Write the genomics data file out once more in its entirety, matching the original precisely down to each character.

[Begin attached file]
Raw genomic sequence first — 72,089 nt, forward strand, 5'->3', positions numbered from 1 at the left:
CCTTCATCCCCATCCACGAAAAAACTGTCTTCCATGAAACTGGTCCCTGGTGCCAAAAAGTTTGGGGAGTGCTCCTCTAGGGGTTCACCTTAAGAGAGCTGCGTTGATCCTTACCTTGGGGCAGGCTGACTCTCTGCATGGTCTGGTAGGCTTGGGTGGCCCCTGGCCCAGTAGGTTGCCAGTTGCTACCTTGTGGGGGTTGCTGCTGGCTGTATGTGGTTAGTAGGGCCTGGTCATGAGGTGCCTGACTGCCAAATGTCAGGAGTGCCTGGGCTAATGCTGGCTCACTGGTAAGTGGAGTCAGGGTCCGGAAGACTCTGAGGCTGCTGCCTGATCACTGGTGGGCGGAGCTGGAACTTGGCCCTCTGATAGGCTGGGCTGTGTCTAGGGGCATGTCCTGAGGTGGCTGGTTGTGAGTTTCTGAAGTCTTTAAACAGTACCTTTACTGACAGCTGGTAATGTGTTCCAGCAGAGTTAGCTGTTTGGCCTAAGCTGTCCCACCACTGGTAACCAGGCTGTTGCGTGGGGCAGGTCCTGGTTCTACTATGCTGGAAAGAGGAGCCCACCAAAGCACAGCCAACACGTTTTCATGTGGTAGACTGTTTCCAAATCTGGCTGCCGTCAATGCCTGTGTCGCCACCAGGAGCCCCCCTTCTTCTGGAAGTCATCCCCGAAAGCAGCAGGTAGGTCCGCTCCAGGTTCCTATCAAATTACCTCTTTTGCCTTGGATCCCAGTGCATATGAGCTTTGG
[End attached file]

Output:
Raw genomic sequence first — 72,089 nt, forward strand, 5'->3', positions numbered from 1 at the left:
CCTTCATCCCCATCCACGAAAAAACTGTCTTCCATGAAACTGGTCCCTGGTGCCAAAAAGTTTGGGGAGTGCTCCTCTAGGGGTTCACCTTAAGAGAGCTGCGTTGATCCTTACCTTGGGGCAGGCTGACTCTCTGCATGGTCTGGTAGGCTTGGGTGGCCCCTGGCCCAGTAGGTTGCCAGTTGCTACCTTGTGGGGGTTGCTGCTGGCTGTATGTGGTTAGTAGGGCCTGGTCATGAGGTGCCTGACTGCCAAATGTCAGGAGTGCCTGGGCTAATGCTGGCTCACTGGTAAGTGGAGTCAGGGTCCGGAAGACTCTGAGGCTGCTGCCTGATCACTGGTGGGCGGAGCTGGAACTTGGCCCTCTGATAGGCTGGGCTGTGTCTAGGGGCATGTCCTGAGGTGGCTGGTTGTGAGTTTCTGAAGTCTTTAAACAGTACCTTTACTGACAGCTGGTAATGTGTTCCAGCAGAGTTAGCTGTTTGGCCTAAGCTGTCCCACCACTGGTAACCAGGCTGTTGCGTGGGGCAGGTCCTGGTTCTACTATGCTGGAAAGAGGAGCCCACCAAAGCACAGCCAACACGTTTTCATGTGGTAGACTGTTTCCAAATCTGGCTGCCGTCAATGCCTGTGTCGCCACCAGGAGCCCCCCTTCTTCTGGAAGTCATCCCCGAAAGCAGCAGGTAGGTCCGCTCCAGGTTCCTATCAAATTACCTCTTTTGCCTTGGATCCCAGTGCATATGAGCTTTGG